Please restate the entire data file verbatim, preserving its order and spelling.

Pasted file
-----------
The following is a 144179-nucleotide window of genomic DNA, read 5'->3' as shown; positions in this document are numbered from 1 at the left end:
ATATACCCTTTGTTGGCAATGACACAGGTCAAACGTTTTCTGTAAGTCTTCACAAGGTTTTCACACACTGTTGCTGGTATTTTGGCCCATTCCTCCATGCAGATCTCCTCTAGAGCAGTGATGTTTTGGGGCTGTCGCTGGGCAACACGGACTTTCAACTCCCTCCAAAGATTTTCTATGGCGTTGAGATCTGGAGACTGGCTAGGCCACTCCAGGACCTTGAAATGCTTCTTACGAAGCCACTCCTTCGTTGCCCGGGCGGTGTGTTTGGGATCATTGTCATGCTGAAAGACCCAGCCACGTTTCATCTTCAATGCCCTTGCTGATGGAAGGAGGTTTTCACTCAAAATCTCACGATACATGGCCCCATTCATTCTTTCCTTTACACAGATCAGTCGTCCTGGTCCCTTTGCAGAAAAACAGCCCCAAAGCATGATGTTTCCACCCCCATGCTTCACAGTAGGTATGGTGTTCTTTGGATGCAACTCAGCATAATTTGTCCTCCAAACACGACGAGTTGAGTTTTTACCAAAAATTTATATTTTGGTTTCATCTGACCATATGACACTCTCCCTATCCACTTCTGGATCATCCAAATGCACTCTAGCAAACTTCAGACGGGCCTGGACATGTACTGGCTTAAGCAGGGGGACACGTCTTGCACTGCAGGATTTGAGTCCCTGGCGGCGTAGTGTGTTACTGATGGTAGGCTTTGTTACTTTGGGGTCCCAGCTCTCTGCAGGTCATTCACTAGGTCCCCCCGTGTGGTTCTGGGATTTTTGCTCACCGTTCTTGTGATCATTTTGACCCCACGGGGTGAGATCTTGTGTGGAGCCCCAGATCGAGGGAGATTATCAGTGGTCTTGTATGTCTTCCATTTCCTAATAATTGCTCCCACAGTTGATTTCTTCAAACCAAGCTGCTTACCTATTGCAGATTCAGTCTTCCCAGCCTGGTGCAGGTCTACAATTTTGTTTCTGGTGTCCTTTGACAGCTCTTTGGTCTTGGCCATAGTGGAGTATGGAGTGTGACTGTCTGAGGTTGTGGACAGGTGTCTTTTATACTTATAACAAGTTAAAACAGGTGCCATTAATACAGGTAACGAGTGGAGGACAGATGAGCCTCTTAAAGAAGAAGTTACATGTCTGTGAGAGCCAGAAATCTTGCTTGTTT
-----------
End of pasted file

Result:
The following is a 144179-nucleotide window of genomic DNA, read 5'->3' as shown; positions in this document are numbered from 1 at the left end:
ATATACCCTTTGTTGGCAATGACACAGGTCAAACGTTTTCTGTAAGTCTTCACAAGGTTTTCACACACTGTTGCTGGTATTTTGGCCCATTCCTCCATGCAGATCTCCTCTAGAGCAGTGATGTTTTGGGGCTGTCGCTGGGCAACACGGACTTTCAACTCCCTCCAAAGATTTTCTATGGCGTTGAGATCTGGAGACTGGCTAGGCCACTCCAGGACCTTGAAATGCTTCTTACGAAGCCACTCCTTCGTTGCCCGGGCGGTGTGTTTGGGATCATTGTCATGCTGAAAGACCCAGCCACGTTTCATCTTCAATGCCCTTGCTGATGGAAGGAGGTTTTCACTCAAAATCTCACGATACATGGCCCCATTCATTCTTTCCTTTACACAGATCAGTCGTCCTGGTCCCTTTGCAGAAAAACAGCCCCAAAGCATGATGTTTCCACCCCCATGCTTCACAGTAGGTATGGTGTTCTTTGGATGCAACTCAGCATAATTTGTCCTCCAAACACGACGAGTTGAGTTTTTACCAAAAATTTATATTTTGGTTTCATCTGACCATATGACACTCTCCCTATCCACTTCTGGATCATCCAAATGCACTCTAGCAAACTTCAGACGGGCCTGGACATGTACTGGCTTAAGCAGGGGGACACGTCTTGCACTGCAGGATTTGAGTCCCTGGCGGCGTAGTGTGTTACTGATGGTAGGCTTTGTTACTTTGGGGTCCCAGCTCTCTGCAGGTCATTCACTAGGTCCCCCCGTGTGGTTCTGGGATTTTTGCTCACCGTTCTTGTGATCATTTTGACCCCACGGGGTGAGATCTTGTGTGGAGCCCCAGATCGAGGGAGATTATCAGTGGTCTTGTATGTCTTCCATTTCCTAATAATTGCTCCCACAGTTGATTTCTTCAAACCAAGCTGCTTACCTATTGCAGATTCAGTCTTCCCAGCCTGGTGCAGGTCTACAATTTTGTTTCTGGTGTCCTTTGACAGCTCTTTGGTCTTGGCCATAGTGGAGTATGGAGTGTGACTGTCTGAGGTTGTGGACAGGTGTCTTTTATACTTATAACAAGTTAAAACAGGTGCCATTAATACAGGTAACGAGTGGAGGACAGATGAGCCTCTTAAAGAAGAAGTTACATGTCTGTGAGAGCCAGAAATCTTGCTTGTTT